From a distance, it looked like any other Ferris Wheel, with flashing colored lights on each spoke. But as we got closer, we realized this was something that, for safety reasons, could never fly at an American county fair.
It had no motor. In groups of four, people clambered into carriages. Workers turned the wheel by hand – slowly until they had a full crowd of fresh passengers. Then, with the dexterity of circus acrobats, a few of them would climb the spokes to the top. A whistle would blow, and on that cue, they would swing their weight forward, dangling as the wheel began spinning at what looked like a terrifying speed. Passengers and onlookers would shriek. The workers would let go as they neared the ground and plunk into the dirt. The wheel would spin for a couple of revolutions before losing inertia. The workers would then climb the wheel for another spin or two before loading up a fresh crowd.
I didn’t go on the Ferris Wheel. I had a couple of beers in my by this point but my judgment wasn’t that impaired. Stories from my mother ran through my mind of an incident many years ago, when her grandmother had seen a Ferris Wheel tip over. If ever in my life I would see a Ferris Wheel tip over, I suspected it would be this one.
The wheel did not tip over, however, which was lucky for our friend Gary who was bold and/or inebriated enough to go for a whirl. He climbed off laughing, and later coerced my wife, against my pleas, into joining him. They both survived.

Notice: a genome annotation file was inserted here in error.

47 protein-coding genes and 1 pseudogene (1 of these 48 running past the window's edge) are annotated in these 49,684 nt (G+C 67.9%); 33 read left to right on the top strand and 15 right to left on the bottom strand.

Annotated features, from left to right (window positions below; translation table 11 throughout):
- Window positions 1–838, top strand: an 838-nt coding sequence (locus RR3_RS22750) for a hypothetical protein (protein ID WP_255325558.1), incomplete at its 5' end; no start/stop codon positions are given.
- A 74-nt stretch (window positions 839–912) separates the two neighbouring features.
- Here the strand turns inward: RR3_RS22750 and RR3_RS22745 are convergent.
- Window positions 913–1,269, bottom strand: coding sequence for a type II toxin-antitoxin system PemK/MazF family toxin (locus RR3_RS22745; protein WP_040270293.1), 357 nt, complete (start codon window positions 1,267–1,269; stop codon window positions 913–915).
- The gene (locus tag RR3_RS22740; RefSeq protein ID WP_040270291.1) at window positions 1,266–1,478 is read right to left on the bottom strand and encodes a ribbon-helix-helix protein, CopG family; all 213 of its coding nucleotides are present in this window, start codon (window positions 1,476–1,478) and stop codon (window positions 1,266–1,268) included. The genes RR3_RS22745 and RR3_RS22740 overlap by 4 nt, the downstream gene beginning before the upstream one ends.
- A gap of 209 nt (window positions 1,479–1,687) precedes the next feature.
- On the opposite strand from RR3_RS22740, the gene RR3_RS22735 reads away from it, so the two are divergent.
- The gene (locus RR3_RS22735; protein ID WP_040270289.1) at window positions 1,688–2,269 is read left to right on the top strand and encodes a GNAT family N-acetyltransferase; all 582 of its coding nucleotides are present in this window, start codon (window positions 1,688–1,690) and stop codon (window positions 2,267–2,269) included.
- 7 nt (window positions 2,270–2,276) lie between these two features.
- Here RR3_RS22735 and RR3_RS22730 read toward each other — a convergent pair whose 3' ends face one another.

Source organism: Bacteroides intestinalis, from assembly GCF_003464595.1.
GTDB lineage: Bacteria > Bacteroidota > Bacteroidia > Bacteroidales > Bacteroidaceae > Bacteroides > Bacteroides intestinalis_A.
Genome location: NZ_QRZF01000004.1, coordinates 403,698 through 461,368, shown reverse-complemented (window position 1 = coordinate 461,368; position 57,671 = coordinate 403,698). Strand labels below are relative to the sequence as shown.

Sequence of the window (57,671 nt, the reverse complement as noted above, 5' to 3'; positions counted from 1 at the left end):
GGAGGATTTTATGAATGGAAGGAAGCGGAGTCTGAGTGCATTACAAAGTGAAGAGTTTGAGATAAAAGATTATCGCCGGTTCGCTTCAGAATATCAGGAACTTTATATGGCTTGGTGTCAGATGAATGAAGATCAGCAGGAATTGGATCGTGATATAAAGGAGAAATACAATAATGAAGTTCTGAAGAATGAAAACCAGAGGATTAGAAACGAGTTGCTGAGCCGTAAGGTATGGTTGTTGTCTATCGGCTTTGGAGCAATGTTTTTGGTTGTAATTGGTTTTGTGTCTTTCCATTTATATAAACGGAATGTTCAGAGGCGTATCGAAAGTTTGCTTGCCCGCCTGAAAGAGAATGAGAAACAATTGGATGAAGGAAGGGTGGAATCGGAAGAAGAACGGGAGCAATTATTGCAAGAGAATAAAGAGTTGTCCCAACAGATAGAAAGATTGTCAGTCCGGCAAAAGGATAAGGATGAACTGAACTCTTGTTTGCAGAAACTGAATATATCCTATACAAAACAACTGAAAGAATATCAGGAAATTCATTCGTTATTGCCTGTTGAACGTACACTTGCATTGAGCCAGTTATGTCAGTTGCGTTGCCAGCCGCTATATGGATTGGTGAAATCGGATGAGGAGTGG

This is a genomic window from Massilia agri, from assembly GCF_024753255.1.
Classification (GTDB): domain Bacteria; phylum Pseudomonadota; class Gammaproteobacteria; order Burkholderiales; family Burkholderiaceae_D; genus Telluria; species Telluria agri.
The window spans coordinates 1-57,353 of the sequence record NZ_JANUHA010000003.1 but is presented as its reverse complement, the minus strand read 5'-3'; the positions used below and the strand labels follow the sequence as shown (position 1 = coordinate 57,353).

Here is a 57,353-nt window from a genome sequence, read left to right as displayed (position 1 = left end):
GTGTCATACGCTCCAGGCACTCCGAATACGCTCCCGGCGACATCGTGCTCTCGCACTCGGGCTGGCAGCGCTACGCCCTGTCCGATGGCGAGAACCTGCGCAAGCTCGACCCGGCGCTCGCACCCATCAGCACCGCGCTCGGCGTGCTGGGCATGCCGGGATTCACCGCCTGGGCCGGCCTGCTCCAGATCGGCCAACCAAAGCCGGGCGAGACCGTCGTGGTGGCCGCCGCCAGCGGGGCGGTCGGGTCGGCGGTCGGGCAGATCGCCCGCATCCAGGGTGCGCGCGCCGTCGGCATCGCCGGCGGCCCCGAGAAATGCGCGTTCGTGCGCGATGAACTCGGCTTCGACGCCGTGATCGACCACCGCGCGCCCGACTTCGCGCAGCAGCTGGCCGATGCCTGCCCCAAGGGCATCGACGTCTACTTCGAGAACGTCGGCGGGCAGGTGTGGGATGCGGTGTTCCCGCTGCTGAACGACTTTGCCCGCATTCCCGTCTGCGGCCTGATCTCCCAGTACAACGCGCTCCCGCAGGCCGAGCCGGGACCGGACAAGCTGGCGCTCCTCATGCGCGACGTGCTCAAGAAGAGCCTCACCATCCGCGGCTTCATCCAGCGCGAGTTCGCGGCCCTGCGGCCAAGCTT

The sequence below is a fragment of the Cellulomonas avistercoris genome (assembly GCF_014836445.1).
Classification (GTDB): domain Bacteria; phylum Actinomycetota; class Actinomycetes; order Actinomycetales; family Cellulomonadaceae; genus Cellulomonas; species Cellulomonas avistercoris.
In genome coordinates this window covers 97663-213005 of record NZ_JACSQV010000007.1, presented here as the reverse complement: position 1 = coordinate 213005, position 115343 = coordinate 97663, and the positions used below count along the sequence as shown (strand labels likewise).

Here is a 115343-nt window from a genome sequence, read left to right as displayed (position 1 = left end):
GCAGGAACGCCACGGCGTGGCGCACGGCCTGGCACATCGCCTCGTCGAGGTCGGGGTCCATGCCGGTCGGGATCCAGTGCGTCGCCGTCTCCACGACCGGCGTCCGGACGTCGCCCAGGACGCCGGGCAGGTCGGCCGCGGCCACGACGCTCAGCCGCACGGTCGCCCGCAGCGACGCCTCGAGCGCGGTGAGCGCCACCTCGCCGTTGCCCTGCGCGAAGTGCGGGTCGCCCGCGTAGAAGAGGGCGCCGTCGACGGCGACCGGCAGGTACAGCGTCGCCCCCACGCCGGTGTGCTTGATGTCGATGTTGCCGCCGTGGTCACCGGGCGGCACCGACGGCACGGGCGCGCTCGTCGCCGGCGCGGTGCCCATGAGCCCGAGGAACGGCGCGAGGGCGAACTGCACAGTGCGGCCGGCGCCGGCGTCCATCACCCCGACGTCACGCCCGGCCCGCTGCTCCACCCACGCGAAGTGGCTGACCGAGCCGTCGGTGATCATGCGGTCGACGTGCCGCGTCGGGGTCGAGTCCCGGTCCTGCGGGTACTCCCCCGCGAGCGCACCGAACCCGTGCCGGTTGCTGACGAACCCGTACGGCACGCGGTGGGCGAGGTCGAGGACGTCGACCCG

Back on the ground, a party was in full swing. Techno music was throbbing. Teens were showing off their hip-hop moves and swigging flasks of booze.
It was well past midnight when we wandered back to our hotel. The noise faded into the background as we walked the two blocks back to our room. Inside, our windows rattled as the distant festivities continued.
I’m a night person. In spite of the fact that we’d been up at 4:45 that morning to catch a flight from Yangon, I could have happily stayed out longer. But we had plans in the morning. We’d just spent an extraordinary day in Nyaung Shwe and we hadn’t even seen the main attraction yet. At 8 a.m., a boat would take us to Inle Lake, where entire villages exist on stilted houses over the water.
[Coming Soon: A Boat Trip on Inle Lake.]
A Quick Clip: Rowers and musicians head out to the race:
Take a spin on the Amazing Human-Powered Burmese Ferris Wheel!